Suburban lab works to protect Americans from germ warfare

Monday, September 11, 2006

The new struggle since 9/11 is one for better security: Preventing terrorism or at least responding more effectively when an attack occurs. In Chicago's southwest suburbs, scientists at a national laboratory are working on that. Part of their research focuses on one form of terrorism: a biological attack, germ warfare.

At Argonne National Laboratory, they have developed a system for detecting a biological attack and tracking it. Chicago is at the forefront of this, because the city has the prototype, designed to tie into its emergency management operations center.

"In my mind, one of the bigger benefits is the early warning, but even more important than that it's the common view," said Pamela Sydelko, Argonne National Laboratory.

That means Chicago's police, fire and health departments would all get the latest information so they could respond appropriately.

Since 9/11, Argonne lab has seen funding double for research on security technology, but the catch is that useful technology has to be relatively cheap.

"We can develop technologies that can do wonderful things, but if they cost ridiculous amounts of money, they're not very practical," said Alan Foley, Argonne National security director.

One area the lab is concentrating on is a sensor for biological terrorism. A major challenge in a biological attack is identifying what exactly has been released into the environment.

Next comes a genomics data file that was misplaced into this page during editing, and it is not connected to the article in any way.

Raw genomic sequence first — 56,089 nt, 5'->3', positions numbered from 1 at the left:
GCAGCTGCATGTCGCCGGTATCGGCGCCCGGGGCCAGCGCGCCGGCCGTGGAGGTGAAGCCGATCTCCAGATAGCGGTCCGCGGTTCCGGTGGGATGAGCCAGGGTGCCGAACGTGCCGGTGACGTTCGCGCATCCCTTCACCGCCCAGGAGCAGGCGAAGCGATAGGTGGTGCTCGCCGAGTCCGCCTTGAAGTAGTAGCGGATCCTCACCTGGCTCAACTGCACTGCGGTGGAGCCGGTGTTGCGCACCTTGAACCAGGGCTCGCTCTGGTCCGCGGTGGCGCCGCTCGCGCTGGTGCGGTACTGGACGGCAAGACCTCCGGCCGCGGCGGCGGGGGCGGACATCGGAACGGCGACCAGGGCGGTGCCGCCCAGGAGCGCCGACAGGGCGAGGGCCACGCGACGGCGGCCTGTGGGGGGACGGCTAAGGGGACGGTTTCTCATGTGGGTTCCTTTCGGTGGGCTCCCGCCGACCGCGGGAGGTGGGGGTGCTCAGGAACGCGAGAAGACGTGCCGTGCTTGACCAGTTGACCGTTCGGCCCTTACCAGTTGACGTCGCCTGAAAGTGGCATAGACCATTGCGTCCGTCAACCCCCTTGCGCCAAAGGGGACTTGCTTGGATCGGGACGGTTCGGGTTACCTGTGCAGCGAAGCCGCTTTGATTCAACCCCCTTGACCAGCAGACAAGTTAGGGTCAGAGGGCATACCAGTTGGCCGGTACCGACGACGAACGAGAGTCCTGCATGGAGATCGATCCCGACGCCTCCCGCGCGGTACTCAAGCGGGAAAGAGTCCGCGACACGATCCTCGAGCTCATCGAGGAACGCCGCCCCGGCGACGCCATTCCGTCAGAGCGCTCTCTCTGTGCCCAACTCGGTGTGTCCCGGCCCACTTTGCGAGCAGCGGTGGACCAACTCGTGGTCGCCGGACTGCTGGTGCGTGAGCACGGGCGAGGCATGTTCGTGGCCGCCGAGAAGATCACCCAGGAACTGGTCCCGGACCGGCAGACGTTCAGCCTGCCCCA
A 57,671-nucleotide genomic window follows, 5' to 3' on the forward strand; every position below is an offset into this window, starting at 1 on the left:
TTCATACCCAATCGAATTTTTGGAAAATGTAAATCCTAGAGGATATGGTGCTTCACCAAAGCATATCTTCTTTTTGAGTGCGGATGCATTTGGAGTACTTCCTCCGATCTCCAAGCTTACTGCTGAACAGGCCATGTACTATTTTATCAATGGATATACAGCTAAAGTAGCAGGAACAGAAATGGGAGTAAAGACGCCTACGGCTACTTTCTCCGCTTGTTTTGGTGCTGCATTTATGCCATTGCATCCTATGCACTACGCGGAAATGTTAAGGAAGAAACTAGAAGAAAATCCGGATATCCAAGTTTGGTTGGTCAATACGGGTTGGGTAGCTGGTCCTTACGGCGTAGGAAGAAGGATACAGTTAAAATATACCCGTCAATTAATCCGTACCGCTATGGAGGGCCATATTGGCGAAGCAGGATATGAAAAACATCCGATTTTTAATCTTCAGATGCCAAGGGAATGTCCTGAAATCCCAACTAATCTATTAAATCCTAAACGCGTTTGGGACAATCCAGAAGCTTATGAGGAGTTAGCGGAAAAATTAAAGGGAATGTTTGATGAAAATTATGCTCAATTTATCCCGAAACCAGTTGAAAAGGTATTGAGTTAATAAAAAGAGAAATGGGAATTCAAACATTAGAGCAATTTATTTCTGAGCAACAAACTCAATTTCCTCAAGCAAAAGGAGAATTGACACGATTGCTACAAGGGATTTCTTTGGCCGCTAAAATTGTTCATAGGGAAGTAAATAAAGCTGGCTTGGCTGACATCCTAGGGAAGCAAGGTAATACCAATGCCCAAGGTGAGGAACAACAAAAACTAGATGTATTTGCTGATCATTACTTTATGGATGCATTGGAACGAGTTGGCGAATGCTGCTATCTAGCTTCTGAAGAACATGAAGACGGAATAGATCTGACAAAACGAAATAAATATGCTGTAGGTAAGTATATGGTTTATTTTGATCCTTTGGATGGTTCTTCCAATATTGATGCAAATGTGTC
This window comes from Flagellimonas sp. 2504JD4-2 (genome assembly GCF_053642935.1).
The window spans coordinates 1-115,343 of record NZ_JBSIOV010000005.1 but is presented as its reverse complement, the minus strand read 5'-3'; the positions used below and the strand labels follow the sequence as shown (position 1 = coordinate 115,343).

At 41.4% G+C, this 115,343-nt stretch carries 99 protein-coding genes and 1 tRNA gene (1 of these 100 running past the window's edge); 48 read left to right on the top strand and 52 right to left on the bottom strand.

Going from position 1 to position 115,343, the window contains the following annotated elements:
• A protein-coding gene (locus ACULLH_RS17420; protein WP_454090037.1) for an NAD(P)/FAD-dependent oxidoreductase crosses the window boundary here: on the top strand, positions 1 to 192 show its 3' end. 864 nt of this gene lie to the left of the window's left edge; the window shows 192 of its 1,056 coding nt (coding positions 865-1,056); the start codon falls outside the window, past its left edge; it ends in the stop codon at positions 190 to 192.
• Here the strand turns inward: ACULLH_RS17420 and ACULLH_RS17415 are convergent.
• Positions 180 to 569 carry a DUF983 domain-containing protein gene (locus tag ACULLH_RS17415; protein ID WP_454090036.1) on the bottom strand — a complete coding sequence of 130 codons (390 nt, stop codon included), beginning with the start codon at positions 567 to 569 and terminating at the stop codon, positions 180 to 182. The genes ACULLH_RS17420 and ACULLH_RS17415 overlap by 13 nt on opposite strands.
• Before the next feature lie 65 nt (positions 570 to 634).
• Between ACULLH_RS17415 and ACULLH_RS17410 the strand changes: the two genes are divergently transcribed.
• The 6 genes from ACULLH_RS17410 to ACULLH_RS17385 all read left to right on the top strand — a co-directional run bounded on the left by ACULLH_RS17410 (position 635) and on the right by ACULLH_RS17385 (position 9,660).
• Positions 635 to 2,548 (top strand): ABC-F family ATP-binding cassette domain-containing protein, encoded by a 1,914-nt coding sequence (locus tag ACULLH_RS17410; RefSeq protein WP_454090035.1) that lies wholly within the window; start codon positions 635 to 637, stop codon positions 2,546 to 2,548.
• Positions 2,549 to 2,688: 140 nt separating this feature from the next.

At Argonne, they are developing technology that can identify hundreds of possible threats, but then actually zero in on the one that has been used.

It is like creating a fingerprint for different biological threats. These dots identify this test sample as the plague. An anthrax threat would have a different signature. This machine Argonne helped develop reads the biological fingerprints.

"What we're developing here is something that's very rapid, very inexpensive, but you have very high confidence levels in the outcome," said Daniel Schabacker, Argonne National Laboratory.

High confidence is exactly what is needed, when not only the victims, but the emergency responders have their lives on the line.

This pilot program of biohazard sensors is in place now in Chicago and Cook County. It has not been fully tested yet, but Argonne says it will be within the next few weeks.

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